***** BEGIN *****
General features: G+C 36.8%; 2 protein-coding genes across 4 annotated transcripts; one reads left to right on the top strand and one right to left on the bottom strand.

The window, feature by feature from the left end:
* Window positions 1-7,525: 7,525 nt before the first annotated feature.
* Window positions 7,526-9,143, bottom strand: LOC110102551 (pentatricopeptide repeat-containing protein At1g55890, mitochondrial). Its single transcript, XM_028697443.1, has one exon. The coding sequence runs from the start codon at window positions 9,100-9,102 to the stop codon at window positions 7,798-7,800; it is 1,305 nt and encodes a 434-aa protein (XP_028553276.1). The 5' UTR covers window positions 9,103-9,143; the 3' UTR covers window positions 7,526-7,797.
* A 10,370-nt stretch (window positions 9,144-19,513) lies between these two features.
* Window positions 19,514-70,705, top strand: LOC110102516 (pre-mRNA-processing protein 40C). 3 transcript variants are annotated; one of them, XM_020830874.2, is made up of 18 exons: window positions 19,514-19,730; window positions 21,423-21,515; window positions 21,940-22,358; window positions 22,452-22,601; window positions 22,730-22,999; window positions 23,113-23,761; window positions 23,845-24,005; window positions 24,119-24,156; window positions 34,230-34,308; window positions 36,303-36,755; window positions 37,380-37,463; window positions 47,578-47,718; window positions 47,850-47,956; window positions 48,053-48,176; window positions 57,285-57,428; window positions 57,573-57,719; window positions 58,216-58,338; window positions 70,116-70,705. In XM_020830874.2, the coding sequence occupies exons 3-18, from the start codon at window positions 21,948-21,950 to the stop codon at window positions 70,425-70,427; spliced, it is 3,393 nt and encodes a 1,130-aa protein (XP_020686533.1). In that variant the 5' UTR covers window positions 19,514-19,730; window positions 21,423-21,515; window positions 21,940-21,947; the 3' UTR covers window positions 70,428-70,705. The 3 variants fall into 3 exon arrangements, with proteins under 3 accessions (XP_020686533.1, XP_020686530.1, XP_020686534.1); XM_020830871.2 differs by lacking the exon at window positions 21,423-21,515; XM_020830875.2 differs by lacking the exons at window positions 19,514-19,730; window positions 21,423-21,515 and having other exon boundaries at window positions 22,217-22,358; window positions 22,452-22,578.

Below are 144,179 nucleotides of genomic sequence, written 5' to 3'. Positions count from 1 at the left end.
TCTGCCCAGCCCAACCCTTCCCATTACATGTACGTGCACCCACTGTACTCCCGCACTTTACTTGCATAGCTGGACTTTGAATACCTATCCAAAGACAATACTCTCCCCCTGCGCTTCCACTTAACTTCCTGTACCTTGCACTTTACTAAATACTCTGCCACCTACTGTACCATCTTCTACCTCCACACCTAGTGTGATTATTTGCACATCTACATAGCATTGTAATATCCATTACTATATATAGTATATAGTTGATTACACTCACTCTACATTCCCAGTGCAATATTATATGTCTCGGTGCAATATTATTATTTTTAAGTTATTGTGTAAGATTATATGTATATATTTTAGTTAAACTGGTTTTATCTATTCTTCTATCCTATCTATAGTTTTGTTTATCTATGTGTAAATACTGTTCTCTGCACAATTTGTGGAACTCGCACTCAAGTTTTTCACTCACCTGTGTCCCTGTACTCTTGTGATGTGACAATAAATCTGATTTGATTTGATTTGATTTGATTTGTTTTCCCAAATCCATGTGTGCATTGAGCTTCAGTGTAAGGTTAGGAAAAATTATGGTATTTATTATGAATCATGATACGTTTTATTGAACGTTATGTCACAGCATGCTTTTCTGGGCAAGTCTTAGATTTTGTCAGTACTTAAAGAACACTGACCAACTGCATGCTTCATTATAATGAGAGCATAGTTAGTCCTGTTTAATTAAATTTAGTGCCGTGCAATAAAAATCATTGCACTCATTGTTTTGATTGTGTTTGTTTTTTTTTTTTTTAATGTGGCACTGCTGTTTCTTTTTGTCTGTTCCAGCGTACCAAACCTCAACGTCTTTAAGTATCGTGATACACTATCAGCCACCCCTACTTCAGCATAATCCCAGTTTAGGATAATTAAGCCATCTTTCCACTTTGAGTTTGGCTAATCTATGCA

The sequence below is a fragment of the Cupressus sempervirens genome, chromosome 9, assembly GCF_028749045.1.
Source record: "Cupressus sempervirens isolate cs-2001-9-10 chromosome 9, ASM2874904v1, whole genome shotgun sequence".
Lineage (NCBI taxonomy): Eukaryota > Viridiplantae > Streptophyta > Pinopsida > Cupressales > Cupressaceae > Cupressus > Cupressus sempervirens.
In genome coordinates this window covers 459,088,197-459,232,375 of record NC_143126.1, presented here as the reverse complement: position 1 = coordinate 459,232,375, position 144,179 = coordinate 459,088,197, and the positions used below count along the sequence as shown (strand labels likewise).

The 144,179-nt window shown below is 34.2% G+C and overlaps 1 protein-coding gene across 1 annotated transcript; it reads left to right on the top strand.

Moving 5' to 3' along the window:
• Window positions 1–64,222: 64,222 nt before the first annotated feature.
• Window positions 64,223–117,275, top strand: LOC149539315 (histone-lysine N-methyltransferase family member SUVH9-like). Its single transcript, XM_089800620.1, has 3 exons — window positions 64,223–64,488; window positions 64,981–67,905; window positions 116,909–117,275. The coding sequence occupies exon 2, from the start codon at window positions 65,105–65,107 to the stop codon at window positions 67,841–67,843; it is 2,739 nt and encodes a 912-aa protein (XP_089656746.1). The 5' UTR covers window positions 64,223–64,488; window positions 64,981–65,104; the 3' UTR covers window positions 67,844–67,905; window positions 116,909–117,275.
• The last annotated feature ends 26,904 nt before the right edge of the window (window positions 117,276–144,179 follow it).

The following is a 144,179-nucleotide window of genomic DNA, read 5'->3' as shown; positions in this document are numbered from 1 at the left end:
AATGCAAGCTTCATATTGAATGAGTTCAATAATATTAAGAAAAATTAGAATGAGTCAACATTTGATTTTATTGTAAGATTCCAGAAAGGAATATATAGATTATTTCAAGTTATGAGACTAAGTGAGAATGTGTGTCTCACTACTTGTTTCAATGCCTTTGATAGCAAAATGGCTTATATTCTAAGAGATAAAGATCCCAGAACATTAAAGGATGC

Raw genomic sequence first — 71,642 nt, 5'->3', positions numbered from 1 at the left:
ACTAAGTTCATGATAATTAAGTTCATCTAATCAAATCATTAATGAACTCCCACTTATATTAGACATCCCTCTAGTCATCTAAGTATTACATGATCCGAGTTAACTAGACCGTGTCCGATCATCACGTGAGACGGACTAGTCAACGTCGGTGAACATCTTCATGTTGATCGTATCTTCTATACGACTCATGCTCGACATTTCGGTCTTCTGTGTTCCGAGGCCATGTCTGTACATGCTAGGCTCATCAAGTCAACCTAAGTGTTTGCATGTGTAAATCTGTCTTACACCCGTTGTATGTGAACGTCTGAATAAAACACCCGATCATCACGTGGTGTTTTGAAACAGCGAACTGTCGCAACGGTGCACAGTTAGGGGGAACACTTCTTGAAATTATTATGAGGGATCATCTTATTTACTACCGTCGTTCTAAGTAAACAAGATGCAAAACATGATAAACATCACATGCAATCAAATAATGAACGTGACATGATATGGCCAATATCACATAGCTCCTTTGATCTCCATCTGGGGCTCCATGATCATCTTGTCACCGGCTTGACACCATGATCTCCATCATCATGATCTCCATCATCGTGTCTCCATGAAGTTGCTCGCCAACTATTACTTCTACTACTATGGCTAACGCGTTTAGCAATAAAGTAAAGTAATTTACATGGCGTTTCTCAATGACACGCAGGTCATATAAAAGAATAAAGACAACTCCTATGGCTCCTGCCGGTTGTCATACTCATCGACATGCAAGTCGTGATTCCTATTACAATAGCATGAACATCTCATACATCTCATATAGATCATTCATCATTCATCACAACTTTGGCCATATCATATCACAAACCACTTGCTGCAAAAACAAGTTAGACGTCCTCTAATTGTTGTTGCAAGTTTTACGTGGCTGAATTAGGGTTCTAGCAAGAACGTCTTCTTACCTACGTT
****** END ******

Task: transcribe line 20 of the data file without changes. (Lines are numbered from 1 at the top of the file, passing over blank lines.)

Raw genomic sequence first — 71,642 nt, 5'->3', positions numbered from 1 at the left: